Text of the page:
…and I’m sure you could list a bunch more.
I was moved this past month by the self-written obituary of Seattle-based writer Jane Lotter. Yes, you read that right: dying slowly of endometrial cancer, Lotter had the time, courage, and presence of mind to summarize her own life. She wrote to her daughters:
“May you, every day, connect with the brilliancy of your own spirit. And may you always remember that obstacles in the path are not obstacles, they ARE the path.”
Let me leave you with a story.
A writer works for a year, lucks into an agent on her first submission, then gets a six-figure deal at auction for her debut novel.
Hmm…leave you flat? Give me one more chance:
A single mother toils on a novel for a decade, writing by night while her children sleep and slogging through work by day to support them. She soldiers on, believing in her story. Never willing to relinquish hope, she has submitted all those years, racking up more than a hundred rejections. Yes, she’s disappointed at times, but she takes what advice is given, seeks support from other writers, soaks up new techniques from favorite library books, and continues to write. The story takes on such brilliance that one day an agent offers representation. Two years later, after another developmental edit and numerous rounds of submissions, things look bleak, and the author settles for publication with a small press who offers no advance. But something happens over the following year. Sales steadily increase—the book catches fire by word-of-mouth and lands on the New York Times best-seller list.
Go live your obstacles. Make of your life a good story.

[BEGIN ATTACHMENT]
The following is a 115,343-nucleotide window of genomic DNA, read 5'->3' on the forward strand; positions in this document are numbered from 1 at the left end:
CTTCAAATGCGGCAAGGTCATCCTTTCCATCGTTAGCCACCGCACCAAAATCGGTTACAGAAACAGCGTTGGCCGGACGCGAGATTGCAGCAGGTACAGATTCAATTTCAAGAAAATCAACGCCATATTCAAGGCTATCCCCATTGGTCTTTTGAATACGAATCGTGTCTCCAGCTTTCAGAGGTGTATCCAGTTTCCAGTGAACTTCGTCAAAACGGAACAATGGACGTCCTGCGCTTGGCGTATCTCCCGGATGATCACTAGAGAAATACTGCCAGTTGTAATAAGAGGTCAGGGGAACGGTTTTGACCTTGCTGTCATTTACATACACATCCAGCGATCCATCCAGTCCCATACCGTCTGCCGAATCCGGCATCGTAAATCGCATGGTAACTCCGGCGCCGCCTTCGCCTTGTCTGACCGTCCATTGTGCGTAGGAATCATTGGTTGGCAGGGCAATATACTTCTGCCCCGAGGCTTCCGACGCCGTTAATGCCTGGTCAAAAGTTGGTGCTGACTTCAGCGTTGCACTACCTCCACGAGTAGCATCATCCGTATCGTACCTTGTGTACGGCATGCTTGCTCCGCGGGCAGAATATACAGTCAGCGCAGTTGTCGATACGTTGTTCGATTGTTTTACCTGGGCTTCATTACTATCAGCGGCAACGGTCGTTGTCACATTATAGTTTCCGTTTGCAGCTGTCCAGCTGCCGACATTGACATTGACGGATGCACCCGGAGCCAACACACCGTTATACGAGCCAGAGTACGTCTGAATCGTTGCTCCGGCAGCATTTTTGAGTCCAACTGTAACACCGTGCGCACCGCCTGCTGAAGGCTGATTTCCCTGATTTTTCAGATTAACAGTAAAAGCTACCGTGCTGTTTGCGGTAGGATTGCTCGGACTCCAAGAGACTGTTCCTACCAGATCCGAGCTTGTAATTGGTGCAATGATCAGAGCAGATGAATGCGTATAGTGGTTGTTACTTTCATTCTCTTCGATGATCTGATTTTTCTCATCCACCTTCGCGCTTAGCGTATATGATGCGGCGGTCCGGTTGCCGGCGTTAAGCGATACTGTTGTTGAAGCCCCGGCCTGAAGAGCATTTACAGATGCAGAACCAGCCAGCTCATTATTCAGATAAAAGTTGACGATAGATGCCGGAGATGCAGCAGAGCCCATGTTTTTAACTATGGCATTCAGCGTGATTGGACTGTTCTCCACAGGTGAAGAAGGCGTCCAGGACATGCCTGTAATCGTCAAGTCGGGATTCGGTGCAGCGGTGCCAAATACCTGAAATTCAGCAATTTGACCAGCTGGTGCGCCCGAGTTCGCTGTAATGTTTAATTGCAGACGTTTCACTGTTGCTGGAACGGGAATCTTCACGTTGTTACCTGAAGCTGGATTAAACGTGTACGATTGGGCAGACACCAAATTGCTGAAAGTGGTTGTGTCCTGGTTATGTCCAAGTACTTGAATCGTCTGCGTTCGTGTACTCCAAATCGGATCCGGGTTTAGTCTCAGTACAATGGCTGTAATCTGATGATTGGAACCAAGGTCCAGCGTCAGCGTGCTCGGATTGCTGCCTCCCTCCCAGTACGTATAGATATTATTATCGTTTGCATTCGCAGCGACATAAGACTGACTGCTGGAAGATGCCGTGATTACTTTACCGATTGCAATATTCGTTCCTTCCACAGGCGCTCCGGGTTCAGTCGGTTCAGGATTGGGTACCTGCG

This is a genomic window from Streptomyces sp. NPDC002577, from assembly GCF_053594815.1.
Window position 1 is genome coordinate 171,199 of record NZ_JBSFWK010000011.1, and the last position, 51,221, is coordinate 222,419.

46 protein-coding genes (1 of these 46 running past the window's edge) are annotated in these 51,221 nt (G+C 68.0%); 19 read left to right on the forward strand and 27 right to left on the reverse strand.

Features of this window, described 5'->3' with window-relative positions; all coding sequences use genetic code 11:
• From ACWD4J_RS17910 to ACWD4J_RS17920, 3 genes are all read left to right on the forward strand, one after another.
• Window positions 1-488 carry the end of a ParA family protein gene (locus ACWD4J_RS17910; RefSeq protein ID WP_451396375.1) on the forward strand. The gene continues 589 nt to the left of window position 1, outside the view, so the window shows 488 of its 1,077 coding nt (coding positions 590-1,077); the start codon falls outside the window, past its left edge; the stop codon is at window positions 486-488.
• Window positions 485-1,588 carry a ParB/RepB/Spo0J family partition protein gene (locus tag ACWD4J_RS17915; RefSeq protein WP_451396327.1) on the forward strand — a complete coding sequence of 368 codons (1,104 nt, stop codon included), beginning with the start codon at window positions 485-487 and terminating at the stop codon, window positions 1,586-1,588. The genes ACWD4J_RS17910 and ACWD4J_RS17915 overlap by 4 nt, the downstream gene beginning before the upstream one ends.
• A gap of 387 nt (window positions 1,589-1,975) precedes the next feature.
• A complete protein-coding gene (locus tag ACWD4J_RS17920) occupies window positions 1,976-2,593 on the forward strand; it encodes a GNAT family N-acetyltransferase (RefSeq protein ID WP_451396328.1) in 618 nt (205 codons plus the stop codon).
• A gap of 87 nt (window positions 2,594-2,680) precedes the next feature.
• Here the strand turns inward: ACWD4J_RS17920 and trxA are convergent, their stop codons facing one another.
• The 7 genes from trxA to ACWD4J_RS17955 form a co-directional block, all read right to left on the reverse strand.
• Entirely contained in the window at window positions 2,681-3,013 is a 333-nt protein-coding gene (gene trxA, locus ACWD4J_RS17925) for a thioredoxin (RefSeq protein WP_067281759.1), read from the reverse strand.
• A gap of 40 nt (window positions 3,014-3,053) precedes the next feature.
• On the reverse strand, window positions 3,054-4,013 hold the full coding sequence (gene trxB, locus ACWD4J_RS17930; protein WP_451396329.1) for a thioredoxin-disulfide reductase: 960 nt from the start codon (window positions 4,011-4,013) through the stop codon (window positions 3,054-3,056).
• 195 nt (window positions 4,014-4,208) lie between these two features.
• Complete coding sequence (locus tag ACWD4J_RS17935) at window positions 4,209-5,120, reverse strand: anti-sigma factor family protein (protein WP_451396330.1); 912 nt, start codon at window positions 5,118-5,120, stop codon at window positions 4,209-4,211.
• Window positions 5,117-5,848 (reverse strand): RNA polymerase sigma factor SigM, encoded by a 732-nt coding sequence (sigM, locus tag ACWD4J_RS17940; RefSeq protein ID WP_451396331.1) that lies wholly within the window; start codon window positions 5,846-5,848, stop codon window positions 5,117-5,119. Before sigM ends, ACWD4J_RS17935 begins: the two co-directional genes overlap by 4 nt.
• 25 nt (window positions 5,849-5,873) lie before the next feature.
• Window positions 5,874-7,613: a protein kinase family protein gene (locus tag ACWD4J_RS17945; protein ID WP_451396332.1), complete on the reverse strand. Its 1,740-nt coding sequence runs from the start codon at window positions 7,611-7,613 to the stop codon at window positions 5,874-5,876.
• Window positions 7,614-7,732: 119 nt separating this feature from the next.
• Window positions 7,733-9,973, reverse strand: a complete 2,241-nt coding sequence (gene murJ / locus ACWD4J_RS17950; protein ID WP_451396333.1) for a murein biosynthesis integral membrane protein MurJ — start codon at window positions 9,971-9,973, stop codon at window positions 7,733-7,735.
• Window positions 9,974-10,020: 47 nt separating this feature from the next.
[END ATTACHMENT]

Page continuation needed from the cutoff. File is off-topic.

Anyone care to share some of the obstacles they’ve had to surmount on their road to publication?
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Wonderful post, Kathryn. I love the idea of "living your obstacles." God knows we all have them! Congratulations on your upcoming debut. Can't wait to read it!
I'm happy to help spread Lotter's message. And thanks for the congrats, Lori! Hope all is going well for The Life List, a novel that also makes us think about our time here on the planet.
Complete control AND complete surrender. Brilliant. I've never thought of it like that, but it's perfectly true.
Not that it helps me deal with it any better....but just being aware now, will move me toward it.
Thank you SO much for this, Kathryn!
It will help you deal with it, Laura. The memory of trauma and disappointment can be powerful, but so is awareness. Once found, it can't be lost.
This post is another well-timed one for me. It's like you guys can read my mind! LOL I'm definitely in the middle of the publishing journey...agent but no publisher...still facing rejections, although they are much nicer and more detailed. It is very difficult to internalize that feedback when you love the characters and story you created, but I'm learning to try to separate my feelings about the story from feedback that is related to its 'saleability.' *insert sigh*